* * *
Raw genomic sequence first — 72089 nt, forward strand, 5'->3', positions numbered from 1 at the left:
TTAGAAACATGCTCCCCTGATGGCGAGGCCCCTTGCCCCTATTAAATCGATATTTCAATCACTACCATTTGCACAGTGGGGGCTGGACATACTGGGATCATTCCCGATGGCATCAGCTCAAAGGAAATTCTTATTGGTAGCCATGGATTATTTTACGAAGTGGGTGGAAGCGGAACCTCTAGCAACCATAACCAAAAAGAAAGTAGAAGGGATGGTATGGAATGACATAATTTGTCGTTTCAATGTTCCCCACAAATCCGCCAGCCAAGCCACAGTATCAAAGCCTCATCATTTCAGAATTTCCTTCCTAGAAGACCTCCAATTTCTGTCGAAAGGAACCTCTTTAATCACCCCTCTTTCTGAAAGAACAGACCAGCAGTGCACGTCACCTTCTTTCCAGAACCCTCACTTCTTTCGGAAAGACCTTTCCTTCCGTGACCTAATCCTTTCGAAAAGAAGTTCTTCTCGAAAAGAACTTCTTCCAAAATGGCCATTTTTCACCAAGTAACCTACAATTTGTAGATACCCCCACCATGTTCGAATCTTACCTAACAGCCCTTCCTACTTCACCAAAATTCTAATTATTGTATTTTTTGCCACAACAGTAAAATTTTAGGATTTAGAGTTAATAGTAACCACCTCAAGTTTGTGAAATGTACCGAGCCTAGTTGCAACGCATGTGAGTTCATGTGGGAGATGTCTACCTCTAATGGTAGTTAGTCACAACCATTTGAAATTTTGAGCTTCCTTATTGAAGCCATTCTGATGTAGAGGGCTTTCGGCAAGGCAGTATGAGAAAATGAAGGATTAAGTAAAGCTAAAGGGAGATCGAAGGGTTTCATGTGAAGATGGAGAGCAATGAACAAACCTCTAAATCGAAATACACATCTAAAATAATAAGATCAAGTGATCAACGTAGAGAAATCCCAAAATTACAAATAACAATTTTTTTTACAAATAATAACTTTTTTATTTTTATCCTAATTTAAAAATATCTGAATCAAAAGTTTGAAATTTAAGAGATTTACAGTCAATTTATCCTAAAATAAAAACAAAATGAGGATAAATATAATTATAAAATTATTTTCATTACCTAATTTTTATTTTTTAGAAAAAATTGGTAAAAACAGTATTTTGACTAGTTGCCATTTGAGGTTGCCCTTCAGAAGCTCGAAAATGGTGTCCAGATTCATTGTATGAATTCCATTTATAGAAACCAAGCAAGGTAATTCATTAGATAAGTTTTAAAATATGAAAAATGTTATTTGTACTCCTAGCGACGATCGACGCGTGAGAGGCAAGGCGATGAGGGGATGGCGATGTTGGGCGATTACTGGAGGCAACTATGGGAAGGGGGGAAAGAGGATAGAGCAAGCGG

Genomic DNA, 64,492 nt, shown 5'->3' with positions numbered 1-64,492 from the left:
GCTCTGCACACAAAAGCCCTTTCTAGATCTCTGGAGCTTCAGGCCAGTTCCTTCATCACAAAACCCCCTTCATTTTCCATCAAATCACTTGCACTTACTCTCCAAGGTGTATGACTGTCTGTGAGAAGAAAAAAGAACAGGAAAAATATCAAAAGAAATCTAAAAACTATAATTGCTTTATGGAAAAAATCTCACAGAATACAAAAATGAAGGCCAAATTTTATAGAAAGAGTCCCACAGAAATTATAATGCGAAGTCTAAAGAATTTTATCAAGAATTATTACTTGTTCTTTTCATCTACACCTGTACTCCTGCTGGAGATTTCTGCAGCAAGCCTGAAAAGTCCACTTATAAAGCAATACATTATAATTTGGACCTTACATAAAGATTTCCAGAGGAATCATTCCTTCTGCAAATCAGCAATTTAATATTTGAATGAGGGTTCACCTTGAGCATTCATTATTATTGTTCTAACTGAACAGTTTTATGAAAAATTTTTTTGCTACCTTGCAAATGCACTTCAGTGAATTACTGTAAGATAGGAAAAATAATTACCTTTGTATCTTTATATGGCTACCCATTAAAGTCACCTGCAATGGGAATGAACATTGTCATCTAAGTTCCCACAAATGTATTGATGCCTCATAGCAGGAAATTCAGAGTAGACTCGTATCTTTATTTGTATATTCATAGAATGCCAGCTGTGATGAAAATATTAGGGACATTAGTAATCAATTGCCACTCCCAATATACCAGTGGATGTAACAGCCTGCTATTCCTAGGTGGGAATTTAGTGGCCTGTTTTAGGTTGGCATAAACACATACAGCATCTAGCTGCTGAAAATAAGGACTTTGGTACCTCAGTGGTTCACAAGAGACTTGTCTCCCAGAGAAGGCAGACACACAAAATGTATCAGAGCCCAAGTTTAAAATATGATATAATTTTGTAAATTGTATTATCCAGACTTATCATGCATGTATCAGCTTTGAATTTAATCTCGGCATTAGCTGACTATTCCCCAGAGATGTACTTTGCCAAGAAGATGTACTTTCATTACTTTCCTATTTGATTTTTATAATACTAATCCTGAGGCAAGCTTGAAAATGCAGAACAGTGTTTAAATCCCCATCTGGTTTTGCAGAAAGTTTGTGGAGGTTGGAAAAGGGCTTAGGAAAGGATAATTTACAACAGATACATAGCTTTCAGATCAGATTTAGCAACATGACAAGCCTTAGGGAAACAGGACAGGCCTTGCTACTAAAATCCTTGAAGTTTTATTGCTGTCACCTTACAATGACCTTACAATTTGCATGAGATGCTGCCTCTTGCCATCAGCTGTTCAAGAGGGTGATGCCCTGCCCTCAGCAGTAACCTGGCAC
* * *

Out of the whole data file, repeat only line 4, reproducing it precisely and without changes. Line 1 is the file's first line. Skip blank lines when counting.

GCTCTGCACACAAAAGCCCTTTCTAGATCTCTGGAGCTTCAGGCCAGTTCCTTCATCACAAAACCCCCTTCATTTTCCATCAAATCACTTGCACTTACTCTCCAAGGTGTATGACTGTCTGTGAGAAGAAAAAAGAACAGGAAAAATATCAAAAGAAATCTAAAAACTATAATTGCTTTATGGAAAAAATCTCACAGAATACAAAAATGAAGGCCAAATTTTATAGAAAGAGTCCCACAGAAATTATAATGCGAAGTCTAAAGAATTTTATCAAGAATTATTACTTGTTCTTTTCATCTACACCTGTACTCCTGCTGGAGATTTCTGCAGCAAGCCTGAAAAGTCCACTTATAAAGCAATACATTATAATTTGGACCTTACATAAAGATTTCCAGAGGAATCATTCCTTCTGCAAATCAGCAATTTAATATTTGAATGAGGGTTCACCTTGAGCATTCATTATTATTGTTCTAACTGAACAGTTTTATGAAAAATTTTTTTGCTACCTTGCAAATGCACTTCAGTGAATTACTGTAAGATAGGAAAAATAATTACCTTTGTATCTTTATATGGCTACCCATTAAAGTCACCTGCAATGGGAATGAACATTGTCATCTAAGTTCCCACAAATGTATTGATGCCTCATAGCAGGAAATTCAGAGTAGACTCGTATCTTTATTTGTATATTCATAGAATGCCAGCTGTGATGAAAATATTAGGGACATTAGTAATCAATTGCCACTCCCAATATACCAGTGGATGTAACAGCCTGCTATTCCTAGGTGGGAATTTAGTGGCCTGTTTTAGGTTGGCATAAACACATACAGCATCTAGCTGCTGAAAATAAGGACTTTGGTACCTCAGTGGTTCACAAGAGACTTGTCTCCCAGAGAAGGCAGACACACAAAATGTATCAGAGCCCAAGTTTAAAATATGATATAATTTTGTAAATTGTATTATCCAGACTTATCATGCATGTATCAGCTTTGAATTTAATCTCGGCATTAGCTGACTATTCCCCAGAGATGTACTTTGCCAAGAAGATGTACTTTCATTACTTTCCTATTTGATTTTTATAATACTAATCCTGAGGCAAGCTTGAAAATGCAGAACAGTGTTTAAATCCCCATCTGGTTTTGCAGAAAGTTTGTGGAGGTTGGAAAAGGGCTTAGGAAAGGATAATTTACAACAGATACATAGCTTTCAGATCAGATTTAGCAACATGACAAGCCTTAGGGAAACAGGACAGGCCTTGCTACTAAAATCCTTGAAGTTTTATTGCTGTCACCTTACAATGACCTTACAATTTGCATGAGATGCTGCCTCTTGCCATCAGCTGTTCAAGAGGGTGATGCCCTGCCCTCAGCAGTAACCTGGCAC